Reliefband’s New Lineup Offers Nausea Treatments for VR at a Lower Price


If I do anything at home in Virtual Reality, chances are I am wearing my Reliefband. This small, watch-sized device has been a gamechanger when it comes to experiencing virtual reality without that immediate sense of nausea that certain experiences give me. Now, Reliefband is expanding their lineup of wearable therapeutic devices beyond the Premier and Classic models (which we wrote a full review of here) with a new line of Sport and Travel devices.

The Reliefband Classic, while not as stylish as the Premier and other products in the wearable product line, is their most basic offering that's still capable of performing just as well for nausea and motion sickness. Through a series of rhythmic electrical impulses that target the median nerve on the wearer's wrist, it helps to bridge the gap between the motion the user sees in a VR space and the movements of the body. If you've ever played a VR game and started walking forward only to get a sudden knot in your stomach, you know exactly what I'm talking about. It's this basic product line that provides the form factor for the Reliefband Travel.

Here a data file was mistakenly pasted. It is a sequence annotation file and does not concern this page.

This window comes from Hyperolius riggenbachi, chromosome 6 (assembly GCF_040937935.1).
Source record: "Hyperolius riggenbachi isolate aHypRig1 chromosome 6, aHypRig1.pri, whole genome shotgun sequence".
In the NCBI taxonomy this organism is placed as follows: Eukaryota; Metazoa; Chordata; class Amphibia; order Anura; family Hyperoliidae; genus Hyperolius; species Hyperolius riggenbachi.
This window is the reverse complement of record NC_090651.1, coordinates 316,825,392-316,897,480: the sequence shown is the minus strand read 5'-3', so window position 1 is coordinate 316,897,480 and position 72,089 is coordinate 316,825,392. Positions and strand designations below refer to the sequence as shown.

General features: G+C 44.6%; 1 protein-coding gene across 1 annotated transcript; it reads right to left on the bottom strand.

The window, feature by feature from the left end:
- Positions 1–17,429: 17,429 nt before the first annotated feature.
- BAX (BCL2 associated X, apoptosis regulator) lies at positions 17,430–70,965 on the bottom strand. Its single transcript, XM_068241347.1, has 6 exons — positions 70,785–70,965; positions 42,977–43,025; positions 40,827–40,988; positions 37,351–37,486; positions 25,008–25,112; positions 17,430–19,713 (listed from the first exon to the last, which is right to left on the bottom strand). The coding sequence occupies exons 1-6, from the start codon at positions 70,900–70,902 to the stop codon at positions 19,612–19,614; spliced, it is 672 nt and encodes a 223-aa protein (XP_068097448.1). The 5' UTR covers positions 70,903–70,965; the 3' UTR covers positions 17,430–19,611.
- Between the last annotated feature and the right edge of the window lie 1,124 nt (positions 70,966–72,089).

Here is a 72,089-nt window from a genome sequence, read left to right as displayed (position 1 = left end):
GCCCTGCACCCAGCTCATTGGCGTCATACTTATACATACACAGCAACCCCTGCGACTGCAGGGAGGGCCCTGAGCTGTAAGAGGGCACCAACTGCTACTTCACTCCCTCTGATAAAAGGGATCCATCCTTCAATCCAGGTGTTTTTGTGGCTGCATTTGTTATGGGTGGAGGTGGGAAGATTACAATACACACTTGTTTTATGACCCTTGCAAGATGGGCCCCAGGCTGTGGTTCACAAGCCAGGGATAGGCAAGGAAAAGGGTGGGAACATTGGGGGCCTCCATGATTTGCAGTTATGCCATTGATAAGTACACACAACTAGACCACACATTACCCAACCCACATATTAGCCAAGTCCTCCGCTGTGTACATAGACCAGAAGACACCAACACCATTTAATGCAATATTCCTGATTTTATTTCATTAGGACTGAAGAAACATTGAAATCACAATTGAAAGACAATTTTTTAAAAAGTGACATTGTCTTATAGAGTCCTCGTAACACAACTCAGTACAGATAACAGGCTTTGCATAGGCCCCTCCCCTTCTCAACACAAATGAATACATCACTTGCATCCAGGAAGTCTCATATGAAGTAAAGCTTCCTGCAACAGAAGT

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What separates the Reliefband Travel from the Classic is in its non-replaceable battery. Meant to be a temporary device that's used sporadically or on a long haul of travel, the Reliefband Travel is recyclable and offers the same functionality at a much smaller price. In the lineup of models in the Reliefband Travel line, they offer a 48-hour ($39.99), 72-hour ($49.99) and 7-Day ($69.99) model. The Reliefband Classic does offer a replaceable battery that runs up to 150 hours on medium intensity, but I still have yet to replace the battery on that model. If you're looking to test the waters and find a nausea solution that helps out in VR, the new Reliefband Travel line might be just the solution.

Reliefband's other new model announced at CES 2020 is the Reliefband Sport. This wearable is waterproof and features a rechargeable battery that will last "an extended period of time on the medium intensity level". There was a prototype wristband on demonstration that showed compatibility with the Apple Watch, where the user uses a custom-fit watch band to wear the Reliefband Sport on the underside of their wrist while still retaining normal access to the Apple Watch. While just a prototype, we might be hearing more news on this attachment band at a later date.

The Reliefband Travel models will be launching in early 2020, while the Reliefband Sport will arrive in mid-2020.

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